I do love “Orlando” – I think the concept is brilliant, and it created the most wonderful pictures in my head. I particularly love the description of the coming of the Great Frost, with the birds dropping from the trees, and the old bumboat woman visible under the Thames ice, frozen on her way to sell her apples (I can still see her, even though I encountered her over forty years ago). But there are so many more gorgeous scenes, often created with just a few impressionistic strokes. (And the images created by Virginia’s words are not the same as the images from the movie – which I also thoroughly enjoyed.) However I do love Virginia’s writing generally (even when I have to concentrate hard to follow its thread, or read it out loud to find the rhythm of the poetry in her prose) – and my greatest treat over many Christmases was to buy the latest volume of her letters and diaries as each was published. Fascinating reads!

    • Susannah Fullerton

      OK, I am clearly missing something and perhaps I should go back and read it again. Thanks for pointing out some of its beauties, Margaret. Have you read a book about V Woolf and her servants. From memory it is called ‘Mrs Woolf and the Servants’. I found it fascinating, though I can’t say it made me love Virginia.

      • Margaret Debenham

        I haven’t read “Mrs Woolf and the Servants” – yet; it is on my list, and as soon as I see it in a bookshop… (I try to use real bookshops as much as possible, as I don’t want them to disappear!) I do love Virginia, the person who comes through in her letters and diaries, her extraordinary mind, although I concede she wouldn’t have been the easiest person to get on with. I do, however, sympathise with her servant difficulties. I think she was essentially shy and didn’t fit easily into the role of “upstairs” to their “downstairs”, which some of them took advantage of. I think that is partially why she fell for Vita – Vita’s commanding ways, her aristocratic imperiousness. I’m not sure that Virginia was ever really passionately in love with anyone (except for some long-dead authors, or Walter Scott, perhaps?), but I think the brief affair with Vita was rewarding for her, mentally and emotionally, as it showed her a glimpse of a(to her) fascinatingly romantic world – which became Orlando’s world. I haven’t read Vita yet (apart from her correspondence, and “A Passenger to Tehran”, which is fascinating), but “The Edwardians” sits on the shelf waiting.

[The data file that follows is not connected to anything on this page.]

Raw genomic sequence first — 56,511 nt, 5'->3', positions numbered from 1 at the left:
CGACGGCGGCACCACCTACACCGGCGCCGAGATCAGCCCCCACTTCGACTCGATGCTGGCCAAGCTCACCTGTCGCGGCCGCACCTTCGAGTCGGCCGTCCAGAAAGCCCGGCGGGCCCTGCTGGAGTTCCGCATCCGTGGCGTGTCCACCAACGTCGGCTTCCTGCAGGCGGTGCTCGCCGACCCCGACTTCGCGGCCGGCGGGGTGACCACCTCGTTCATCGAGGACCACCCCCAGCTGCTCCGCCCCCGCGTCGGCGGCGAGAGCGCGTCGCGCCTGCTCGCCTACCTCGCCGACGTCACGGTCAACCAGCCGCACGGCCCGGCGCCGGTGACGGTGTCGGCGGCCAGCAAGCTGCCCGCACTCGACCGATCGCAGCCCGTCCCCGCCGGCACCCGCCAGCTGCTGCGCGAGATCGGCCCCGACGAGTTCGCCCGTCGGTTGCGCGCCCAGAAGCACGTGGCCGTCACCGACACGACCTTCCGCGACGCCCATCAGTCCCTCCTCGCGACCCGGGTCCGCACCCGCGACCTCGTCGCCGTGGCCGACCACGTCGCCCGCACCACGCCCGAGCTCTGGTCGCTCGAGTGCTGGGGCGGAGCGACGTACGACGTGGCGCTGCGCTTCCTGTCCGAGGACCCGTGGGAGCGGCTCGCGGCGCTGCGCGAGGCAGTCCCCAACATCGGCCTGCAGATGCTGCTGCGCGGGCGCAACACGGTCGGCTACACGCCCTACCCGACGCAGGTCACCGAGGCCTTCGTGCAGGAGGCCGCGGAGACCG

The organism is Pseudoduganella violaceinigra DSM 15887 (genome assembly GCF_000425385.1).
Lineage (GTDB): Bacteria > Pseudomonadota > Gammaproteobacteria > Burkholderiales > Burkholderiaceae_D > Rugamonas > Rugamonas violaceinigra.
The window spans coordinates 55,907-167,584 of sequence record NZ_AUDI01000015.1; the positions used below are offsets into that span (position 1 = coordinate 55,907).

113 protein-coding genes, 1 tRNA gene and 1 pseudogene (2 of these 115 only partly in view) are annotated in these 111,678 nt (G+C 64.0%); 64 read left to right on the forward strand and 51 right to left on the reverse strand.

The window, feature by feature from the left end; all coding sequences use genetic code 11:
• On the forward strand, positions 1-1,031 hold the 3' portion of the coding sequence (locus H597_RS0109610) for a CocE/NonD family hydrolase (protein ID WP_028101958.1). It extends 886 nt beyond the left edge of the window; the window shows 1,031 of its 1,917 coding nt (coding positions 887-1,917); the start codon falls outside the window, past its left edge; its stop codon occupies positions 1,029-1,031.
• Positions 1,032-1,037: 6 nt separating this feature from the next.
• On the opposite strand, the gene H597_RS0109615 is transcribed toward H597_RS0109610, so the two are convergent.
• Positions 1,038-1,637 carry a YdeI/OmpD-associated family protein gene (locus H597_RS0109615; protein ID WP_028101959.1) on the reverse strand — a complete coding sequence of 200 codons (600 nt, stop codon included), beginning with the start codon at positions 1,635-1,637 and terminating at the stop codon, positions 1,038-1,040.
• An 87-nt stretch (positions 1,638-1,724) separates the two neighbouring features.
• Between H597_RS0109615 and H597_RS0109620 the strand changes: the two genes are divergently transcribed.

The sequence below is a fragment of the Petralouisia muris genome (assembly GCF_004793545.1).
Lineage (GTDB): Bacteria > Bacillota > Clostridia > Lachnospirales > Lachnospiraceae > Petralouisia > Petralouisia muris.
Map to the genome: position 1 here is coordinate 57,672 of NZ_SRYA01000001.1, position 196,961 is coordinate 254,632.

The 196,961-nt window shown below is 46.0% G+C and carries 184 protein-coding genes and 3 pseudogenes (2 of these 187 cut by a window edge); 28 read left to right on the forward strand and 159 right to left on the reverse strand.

Quite possibly you haven’t missed anything in Orlando – it simply doesn’t appeal. Have you enjoyed other VW books – “To the Lighthouse”, for instance?

        • Susannah Fullerton

          I do like ‘Mrs Dalloway’ and ‘A Room of One’s Own’, and Virginia was perceptive about Jane Austen, so she gets top marks for that. I think you are right about the servants – Vita found it much easier to boss servants, whereas Virginia was probably always uncomfortable with servants looking after her. I have been to Monk’s House and seen her room and lovely garden there, which I did find very moving. The river where she drowned herself was nearby. Her life is so sad. I am very much looking forward to the new film about Vita and Virginia.

  4. Trish Farrar

    Thanks, Susannah, for the heads-up on A House Full of Daughters. I am a big fan of the fascinating Bloomsbury women having inherited my late aunt’s enormous collection of VW. However one of my favourite biographies of recent time is “Mrs Keppel and Her Daughter” by Diana Souhami about Alice Keppel (Edward VII’s mistress and Camilla Parker-Bowled great grandmother!)and her daughter, Violet Trefusis who had a protracted and destructive affair with Vita Sackville-West. Rivetting stuff! Sadly, I’m with you on “Orlando” but it’s a great example of modernist literature.

    • Susannah Fullerton

      I’ve seen the Mrs Keppel biography and will add that to my list, as they were fascinating women. Biographers of the past tended to look at subjects through the male line, and it is rgeat that the balance is being redressed. Glad you agree with me about ‘Orlando’? Is there someone out there who loves it and can tell me what I’m missing?